Review| Volume 223, ISSUE 1, P69-77, July 2012

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Psychological stress, immune response, and atherosclerosis

  • Hong-feng Gu
    Corresponding author at: Institute of Cardiovascular Research, University of South China, Hengyang, Hunan 421001, China. Tel.: +86 734 8281288; fax: +86 734 8281288.
    Department of Physiology, University of South China, Hengyang 421001, China

    Key Lab for Arteriosclerology of Hunan Province, Institute of Cardiovascular Disease, University of South China, Hengyang 421001, China
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  • Chao-ke Tang
    Key Lab for Arteriosclerology of Hunan Province, Institute of Cardiovascular Disease, University of South China, Hengyang 421001, China
    Search for articles by this author
  • Yong-zong Yang
    Key Lab for Arteriosclerology of Hunan Province, Institute of Cardiovascular Disease, University of South China, Hengyang 421001, China
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      It is well known that psychological stress is associated with increased atherosclerosis. This response is mainly mediated by altered immune reactions due to either activation or depression of the hypothalamic-pituitary-adrenal (HPA) regulatory feed back mechanisms that influence both the vascular endothelium function and the recruitment of circulating monocytes and their conversion to foam cells. Although the detailed mechanisms behind these processes are not well understood, it has been assumed that expression of pro- and anti-inflammatory cytokines by stress hormones, such as catecholamines and corticosteroids, maybe involved. In this review, we focus on evidences that various immunological factors are transformed under prolonged psychological stress by causing vascular low-grade inflammation. A better understanding of the bidirectional communication between the neuroendocrine and immune systems may contribute to new treatment strategies.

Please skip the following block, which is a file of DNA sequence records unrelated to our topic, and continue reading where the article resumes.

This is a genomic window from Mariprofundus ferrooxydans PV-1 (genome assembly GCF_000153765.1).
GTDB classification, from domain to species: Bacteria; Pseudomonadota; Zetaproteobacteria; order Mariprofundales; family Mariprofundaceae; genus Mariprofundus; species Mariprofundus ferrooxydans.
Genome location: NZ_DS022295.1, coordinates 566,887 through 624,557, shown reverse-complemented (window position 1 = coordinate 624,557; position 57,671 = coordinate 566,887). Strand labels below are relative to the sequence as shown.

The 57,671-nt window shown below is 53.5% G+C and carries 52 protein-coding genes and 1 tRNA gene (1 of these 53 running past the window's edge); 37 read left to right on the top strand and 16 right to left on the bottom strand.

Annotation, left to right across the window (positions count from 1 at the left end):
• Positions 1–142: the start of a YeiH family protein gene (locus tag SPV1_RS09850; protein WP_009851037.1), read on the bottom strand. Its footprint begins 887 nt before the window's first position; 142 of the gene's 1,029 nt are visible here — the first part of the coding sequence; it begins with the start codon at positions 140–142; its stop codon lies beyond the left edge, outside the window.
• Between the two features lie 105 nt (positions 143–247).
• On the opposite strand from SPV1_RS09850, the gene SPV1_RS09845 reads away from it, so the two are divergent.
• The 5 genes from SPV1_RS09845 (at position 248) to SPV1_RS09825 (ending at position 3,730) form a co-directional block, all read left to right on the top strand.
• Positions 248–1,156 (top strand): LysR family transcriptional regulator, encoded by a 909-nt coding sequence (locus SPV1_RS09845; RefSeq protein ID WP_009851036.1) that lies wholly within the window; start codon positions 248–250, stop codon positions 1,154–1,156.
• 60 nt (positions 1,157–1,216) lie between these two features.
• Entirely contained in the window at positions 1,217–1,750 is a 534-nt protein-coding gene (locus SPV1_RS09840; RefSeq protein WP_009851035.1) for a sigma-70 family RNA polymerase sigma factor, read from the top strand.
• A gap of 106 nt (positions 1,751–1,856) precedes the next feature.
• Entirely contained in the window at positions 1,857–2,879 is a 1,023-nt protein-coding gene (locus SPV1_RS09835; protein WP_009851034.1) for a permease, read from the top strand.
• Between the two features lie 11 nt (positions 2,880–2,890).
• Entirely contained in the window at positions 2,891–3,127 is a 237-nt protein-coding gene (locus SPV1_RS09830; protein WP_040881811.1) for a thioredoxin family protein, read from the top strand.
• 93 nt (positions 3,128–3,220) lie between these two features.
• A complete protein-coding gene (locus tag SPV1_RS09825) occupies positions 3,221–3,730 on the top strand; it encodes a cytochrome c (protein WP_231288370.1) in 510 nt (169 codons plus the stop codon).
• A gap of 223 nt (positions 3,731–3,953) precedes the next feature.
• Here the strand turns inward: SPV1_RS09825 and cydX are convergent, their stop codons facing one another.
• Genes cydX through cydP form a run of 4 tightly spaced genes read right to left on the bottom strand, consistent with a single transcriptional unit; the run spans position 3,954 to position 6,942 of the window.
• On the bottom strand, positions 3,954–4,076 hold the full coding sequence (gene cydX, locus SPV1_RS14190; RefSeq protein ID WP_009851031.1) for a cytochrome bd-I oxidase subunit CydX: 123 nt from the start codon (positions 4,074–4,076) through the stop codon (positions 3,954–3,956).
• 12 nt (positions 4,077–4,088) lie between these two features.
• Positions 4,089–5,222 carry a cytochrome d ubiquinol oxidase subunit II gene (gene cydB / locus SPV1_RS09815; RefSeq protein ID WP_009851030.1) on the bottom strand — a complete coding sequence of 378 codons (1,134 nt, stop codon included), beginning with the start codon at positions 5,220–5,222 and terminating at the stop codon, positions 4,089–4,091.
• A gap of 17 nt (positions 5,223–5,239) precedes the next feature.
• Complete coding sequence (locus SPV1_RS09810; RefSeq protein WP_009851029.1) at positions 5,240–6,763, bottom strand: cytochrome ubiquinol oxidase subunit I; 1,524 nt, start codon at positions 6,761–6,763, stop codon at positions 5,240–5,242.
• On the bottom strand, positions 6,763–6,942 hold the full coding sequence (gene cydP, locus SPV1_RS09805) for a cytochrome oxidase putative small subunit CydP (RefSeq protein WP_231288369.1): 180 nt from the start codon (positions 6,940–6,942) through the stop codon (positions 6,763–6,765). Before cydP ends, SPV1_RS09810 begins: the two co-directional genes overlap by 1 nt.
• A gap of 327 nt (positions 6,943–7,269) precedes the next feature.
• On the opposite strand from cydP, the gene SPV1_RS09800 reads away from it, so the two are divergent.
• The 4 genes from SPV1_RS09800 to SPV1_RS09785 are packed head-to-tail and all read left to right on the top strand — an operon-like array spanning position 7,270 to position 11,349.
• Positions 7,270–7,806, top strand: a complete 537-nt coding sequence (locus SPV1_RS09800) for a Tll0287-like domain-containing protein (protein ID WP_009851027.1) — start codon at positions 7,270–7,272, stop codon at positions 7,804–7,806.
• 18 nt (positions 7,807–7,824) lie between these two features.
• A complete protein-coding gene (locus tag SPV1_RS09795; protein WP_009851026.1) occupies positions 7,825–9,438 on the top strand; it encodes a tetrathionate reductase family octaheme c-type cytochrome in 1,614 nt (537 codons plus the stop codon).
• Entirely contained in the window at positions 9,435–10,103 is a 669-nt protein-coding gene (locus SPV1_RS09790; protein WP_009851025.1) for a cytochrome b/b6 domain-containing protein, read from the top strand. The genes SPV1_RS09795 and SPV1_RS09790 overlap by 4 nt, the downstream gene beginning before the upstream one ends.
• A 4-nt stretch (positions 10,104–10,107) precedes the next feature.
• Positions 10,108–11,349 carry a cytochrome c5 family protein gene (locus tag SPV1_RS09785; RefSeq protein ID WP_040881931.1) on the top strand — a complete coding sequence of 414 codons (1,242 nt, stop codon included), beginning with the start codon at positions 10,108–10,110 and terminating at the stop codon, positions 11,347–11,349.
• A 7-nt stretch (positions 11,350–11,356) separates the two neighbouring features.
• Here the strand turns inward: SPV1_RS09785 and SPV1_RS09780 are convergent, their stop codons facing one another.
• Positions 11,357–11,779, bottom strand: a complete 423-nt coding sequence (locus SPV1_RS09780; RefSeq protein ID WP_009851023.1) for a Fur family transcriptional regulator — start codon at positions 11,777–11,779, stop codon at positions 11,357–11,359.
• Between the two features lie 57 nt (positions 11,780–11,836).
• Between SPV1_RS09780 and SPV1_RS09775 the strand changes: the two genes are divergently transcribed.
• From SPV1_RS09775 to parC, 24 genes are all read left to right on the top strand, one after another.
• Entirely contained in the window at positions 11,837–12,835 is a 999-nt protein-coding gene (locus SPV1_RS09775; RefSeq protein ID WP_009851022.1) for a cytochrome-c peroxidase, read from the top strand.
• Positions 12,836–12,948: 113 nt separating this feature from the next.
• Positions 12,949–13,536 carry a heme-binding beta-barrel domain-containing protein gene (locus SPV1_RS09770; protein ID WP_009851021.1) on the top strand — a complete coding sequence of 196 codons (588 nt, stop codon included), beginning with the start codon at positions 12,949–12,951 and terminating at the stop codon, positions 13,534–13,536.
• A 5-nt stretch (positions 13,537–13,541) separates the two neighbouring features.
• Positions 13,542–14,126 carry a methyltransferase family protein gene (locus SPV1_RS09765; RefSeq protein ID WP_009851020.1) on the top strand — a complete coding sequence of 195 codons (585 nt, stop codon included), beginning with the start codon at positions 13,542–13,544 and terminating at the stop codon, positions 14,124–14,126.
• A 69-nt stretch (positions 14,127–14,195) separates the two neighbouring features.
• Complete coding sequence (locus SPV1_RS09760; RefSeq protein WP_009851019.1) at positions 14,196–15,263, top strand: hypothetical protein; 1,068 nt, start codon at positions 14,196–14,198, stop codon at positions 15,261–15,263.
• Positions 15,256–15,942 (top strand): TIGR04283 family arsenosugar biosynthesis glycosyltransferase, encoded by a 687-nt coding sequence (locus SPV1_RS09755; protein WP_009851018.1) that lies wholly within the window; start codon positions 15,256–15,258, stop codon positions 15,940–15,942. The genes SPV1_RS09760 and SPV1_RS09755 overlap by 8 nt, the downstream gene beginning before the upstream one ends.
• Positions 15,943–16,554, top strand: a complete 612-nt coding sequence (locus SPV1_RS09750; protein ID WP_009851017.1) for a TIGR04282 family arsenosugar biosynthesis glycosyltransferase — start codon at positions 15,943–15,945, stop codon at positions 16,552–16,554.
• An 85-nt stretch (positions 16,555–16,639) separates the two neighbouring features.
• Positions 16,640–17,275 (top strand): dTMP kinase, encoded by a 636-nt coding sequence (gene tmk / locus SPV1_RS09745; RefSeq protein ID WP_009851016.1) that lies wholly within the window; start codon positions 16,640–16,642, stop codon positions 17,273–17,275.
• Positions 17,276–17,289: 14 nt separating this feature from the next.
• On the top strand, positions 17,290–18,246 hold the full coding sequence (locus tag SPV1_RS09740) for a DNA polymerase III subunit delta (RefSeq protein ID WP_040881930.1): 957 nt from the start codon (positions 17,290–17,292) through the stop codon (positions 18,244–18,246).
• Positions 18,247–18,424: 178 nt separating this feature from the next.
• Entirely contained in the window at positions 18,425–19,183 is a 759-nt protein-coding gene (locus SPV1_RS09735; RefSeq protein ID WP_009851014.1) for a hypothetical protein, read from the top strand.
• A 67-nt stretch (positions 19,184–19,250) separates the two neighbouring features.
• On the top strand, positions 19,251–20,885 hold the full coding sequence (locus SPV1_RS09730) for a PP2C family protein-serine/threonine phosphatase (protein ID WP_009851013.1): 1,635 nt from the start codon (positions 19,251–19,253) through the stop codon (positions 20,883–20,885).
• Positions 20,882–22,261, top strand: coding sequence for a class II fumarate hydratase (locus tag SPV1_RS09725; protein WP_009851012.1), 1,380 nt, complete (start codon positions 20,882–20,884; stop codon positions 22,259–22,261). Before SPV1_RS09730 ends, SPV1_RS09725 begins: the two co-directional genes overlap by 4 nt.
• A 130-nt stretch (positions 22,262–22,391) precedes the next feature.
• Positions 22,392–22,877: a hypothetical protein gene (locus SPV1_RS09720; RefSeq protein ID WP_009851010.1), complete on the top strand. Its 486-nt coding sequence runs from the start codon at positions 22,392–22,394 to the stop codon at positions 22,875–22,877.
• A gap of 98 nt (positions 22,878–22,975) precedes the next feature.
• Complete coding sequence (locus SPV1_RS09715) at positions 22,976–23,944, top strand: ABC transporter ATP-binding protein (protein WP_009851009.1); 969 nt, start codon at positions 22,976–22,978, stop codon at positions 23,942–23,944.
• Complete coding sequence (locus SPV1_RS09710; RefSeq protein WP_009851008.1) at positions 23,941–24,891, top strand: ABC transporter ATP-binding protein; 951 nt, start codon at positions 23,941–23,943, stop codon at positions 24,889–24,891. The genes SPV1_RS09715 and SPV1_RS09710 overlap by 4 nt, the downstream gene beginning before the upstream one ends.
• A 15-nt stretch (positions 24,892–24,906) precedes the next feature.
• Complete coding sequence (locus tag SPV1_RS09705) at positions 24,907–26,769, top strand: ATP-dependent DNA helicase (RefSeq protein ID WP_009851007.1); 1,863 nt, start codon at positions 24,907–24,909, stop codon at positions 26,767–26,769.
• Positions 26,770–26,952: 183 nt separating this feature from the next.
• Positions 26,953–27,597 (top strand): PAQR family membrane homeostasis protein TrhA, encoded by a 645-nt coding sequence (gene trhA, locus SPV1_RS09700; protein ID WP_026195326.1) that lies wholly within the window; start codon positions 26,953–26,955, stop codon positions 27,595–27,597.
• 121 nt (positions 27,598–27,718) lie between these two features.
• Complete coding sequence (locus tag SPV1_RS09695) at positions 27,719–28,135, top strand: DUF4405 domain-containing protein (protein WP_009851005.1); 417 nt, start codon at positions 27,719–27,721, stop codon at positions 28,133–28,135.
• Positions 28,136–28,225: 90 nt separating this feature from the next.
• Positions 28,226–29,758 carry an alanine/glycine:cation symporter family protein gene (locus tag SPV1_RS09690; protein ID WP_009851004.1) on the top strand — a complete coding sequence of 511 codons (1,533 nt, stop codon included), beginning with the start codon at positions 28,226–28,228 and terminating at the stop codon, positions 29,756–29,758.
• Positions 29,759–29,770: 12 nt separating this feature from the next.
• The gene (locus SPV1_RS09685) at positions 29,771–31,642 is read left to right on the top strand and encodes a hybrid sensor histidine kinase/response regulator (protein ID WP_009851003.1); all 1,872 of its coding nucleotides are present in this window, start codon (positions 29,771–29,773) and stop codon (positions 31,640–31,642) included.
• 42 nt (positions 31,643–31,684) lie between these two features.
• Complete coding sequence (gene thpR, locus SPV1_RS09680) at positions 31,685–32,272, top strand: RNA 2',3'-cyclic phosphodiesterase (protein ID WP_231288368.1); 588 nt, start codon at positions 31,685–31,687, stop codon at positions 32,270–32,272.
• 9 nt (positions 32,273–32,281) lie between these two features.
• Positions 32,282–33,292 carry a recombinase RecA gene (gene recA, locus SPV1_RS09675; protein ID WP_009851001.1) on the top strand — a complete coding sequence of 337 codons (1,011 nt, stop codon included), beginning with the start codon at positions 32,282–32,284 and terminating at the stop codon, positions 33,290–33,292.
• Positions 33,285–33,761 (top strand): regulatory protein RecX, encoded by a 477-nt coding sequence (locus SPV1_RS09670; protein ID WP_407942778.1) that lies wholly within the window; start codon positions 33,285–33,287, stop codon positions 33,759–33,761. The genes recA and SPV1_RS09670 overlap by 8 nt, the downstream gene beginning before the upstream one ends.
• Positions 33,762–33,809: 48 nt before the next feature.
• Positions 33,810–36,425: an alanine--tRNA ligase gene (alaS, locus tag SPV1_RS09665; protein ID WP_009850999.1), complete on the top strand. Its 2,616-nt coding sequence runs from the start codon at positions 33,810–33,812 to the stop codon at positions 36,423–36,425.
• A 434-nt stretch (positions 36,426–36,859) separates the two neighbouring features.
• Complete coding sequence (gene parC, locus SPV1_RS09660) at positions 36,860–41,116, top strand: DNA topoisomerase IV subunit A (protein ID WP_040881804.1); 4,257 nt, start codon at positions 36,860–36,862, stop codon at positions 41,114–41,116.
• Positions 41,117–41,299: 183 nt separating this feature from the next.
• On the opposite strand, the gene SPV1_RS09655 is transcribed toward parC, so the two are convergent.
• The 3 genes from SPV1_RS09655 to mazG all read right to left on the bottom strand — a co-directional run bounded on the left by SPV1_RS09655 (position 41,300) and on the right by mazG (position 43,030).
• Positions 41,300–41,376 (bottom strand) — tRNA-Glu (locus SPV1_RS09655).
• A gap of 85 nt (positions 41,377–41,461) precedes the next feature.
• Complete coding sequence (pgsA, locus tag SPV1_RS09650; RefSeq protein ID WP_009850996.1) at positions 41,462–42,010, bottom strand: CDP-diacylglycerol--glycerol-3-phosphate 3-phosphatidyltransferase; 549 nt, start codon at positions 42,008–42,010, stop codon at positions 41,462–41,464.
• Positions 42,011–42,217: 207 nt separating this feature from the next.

HPA (hypothalamic-pituitary-adrenal), SAM (sympathetic-adrenal-medullary), SNS (sympathetic nervous system), Th1, Th2 (T helper cell type1, T helper cell type 2), NE (norepinephrine), CRF (corticotropin-releasing factor), POMC (proopiomelanocortin), ACTH (adrenocorticotropic hormone), α-MSH (alpha melanocyte-stimulating hormone), CNS (central nervous system), CRP (C-reactive protein), CD (cluster of differentiation), NK (natural killer), CMV (cytomegalovirus), HSV (herpes simplex virus), VZV (varicella zoster virus), IL-1, IL-4, IL-6, IL-8, IL-10 (interleukin-1, interleukin-4, interleukin-6, interleukin-8, interleukin-10), NF-κB (nuclear factor-κB), PBMCs (peripheral blood monocytes), apoE−/− mice (apolipoprotein E knockout mice), LDL (low-density lipoprotein), TLRs, TLR4 (Toll-like receptors, Toll-like receptor 4), PRRs (pattern-recognition receptors), SRs (scavenger receptors), oxLDL (oxidized low density lipoprotein), PAMPs (pathogen-associated molecular patterns), PNI (psychoneuroimmunology), GC (glucocorticoid), MR (mineraloreceptor), GR (glucocorticoid receptor), TNF-α (tumor necrosis factor-alpha), LPS (lipopolysaccharide), APPs (acute phase proteins), APR (acute phase response), HSP (heat shock protein), EDA (extra domain A), DAMPs (damage-associated molecular patterns), siRNA (small interfering RNA), MAPKs (mitogen activated protein kinases), MyD88 (myeloid differentiation factor-88), TRIF (TIR domain-containing adapter protein inducing IFN-β), ACS (acute coronary syndrome), CHD (coronary heart disease), M-CSF (macrophage-colony-stimulating factor), ICAM-1 (intercellular adhesion molecule-1), VCAM-1 (vascular cell adhesion molecule-1), MMPs (matrix-degrading matrix metalloproteinases), β-AR (beta-adrenergic receptor), CI (confidence interval)
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